Kelly Knight

Kelly Knight

Kelly teaches Chi Running in the Midlands. For more details and to check out her upcoming workshops and guided trail runs click here to visit Kelly’s profile page.

A deeper and more connected life

A deeper and more connected life

Mindfulness is a word that is batted around in every other magazine article nowadays but it’s really very simple, and you’re probably doing it anyway.

What do I love most about Chi Running? I think it’s that it is a holistic practice – so much more than just a running technique. The skill of stopping yourself in your tracks and resetting your alignment becomes something you do all day, every day. And what’s more this is not just a physical thing but a mental, emotional, even spiritual practice too.

Mindfulness is a word that is batted around in every other magazine article nowadays but it’s really very simple, and you’re probably doing it anyway. Focussing your mind on just one part of your body, or on your breath, or on the ground beneath you are all great ways to become a connected, more relaxed runner. Learning to simplify our thoughts and focus on one element of our movement is a great way to reduce stress.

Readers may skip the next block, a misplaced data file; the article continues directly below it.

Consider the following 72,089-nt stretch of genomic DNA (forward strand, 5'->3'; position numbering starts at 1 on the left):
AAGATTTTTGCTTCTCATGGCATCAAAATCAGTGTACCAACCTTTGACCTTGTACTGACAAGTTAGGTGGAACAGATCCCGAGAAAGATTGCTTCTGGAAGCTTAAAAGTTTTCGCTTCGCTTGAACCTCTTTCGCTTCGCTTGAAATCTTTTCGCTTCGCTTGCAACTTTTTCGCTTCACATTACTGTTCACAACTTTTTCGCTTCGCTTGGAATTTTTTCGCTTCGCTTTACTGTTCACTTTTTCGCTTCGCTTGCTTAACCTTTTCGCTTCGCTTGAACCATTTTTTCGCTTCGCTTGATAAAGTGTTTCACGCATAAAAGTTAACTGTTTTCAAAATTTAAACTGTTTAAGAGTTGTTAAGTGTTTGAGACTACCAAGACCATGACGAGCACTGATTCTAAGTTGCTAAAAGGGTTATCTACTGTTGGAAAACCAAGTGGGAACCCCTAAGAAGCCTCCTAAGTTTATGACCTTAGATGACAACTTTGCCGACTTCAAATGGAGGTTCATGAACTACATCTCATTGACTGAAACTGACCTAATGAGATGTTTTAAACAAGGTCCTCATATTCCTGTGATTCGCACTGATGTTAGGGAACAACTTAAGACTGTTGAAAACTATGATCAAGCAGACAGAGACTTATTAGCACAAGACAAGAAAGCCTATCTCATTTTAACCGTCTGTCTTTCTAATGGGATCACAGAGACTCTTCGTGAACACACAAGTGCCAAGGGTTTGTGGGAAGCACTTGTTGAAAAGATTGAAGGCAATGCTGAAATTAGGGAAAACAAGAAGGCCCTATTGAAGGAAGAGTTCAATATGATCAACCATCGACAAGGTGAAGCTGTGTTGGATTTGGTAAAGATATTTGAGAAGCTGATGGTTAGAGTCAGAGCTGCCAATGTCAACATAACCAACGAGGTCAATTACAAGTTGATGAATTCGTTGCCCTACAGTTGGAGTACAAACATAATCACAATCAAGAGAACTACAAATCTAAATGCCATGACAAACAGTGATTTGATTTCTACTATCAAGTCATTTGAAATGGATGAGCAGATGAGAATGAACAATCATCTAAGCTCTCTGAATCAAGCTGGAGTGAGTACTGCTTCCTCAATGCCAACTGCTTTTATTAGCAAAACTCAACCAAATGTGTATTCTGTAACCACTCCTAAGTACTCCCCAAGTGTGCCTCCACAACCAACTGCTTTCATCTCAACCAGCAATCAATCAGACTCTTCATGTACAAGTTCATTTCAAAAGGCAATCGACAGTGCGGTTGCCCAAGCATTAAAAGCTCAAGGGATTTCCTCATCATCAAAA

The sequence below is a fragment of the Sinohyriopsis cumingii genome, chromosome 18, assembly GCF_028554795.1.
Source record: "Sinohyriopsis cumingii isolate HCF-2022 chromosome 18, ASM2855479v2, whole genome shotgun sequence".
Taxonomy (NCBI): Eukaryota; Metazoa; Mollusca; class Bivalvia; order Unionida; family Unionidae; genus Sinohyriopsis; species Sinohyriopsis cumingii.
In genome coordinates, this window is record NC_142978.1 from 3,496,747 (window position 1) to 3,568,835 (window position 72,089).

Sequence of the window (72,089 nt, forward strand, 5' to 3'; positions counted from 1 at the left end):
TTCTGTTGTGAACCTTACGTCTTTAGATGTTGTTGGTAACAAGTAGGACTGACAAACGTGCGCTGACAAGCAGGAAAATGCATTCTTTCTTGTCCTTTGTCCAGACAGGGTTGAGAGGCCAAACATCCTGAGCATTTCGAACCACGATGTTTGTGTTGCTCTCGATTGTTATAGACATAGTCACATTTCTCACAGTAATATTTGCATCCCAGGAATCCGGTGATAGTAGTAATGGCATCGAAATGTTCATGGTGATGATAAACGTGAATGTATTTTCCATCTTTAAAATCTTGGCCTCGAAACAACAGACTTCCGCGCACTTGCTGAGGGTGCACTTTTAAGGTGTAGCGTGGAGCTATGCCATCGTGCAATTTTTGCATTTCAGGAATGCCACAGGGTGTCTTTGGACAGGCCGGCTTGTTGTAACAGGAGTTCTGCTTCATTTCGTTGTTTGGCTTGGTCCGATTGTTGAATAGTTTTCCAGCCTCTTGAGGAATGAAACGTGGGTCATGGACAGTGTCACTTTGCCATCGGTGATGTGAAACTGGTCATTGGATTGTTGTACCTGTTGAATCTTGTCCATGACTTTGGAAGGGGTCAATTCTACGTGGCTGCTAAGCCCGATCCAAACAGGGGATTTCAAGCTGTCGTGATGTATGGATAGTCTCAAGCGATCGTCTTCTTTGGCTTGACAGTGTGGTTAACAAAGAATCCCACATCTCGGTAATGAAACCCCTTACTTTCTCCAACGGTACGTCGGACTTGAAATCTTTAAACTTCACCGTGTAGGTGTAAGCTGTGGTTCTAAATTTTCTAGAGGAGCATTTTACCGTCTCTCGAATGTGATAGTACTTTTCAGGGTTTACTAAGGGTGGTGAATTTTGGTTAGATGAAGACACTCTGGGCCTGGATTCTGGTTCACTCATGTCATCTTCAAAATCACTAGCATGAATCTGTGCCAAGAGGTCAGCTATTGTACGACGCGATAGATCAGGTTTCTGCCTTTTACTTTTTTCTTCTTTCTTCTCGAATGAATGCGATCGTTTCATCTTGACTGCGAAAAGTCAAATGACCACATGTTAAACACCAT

If you have been working on your Chi Running technique for some time or just a few days I’d encourage you to explore the body sensing skills that are discussed in the Chi Running book. Make a body scan part of your daily routine. Scan your body from head to toe and get a sense for what it is telling you. I’d suggest including your feelings and emotions within this scan as well – they can tell you a lot about how your run is going to go! The Chi Walking book is also a fabulous starting point for this journey, full of exercises to help you connect mind and body.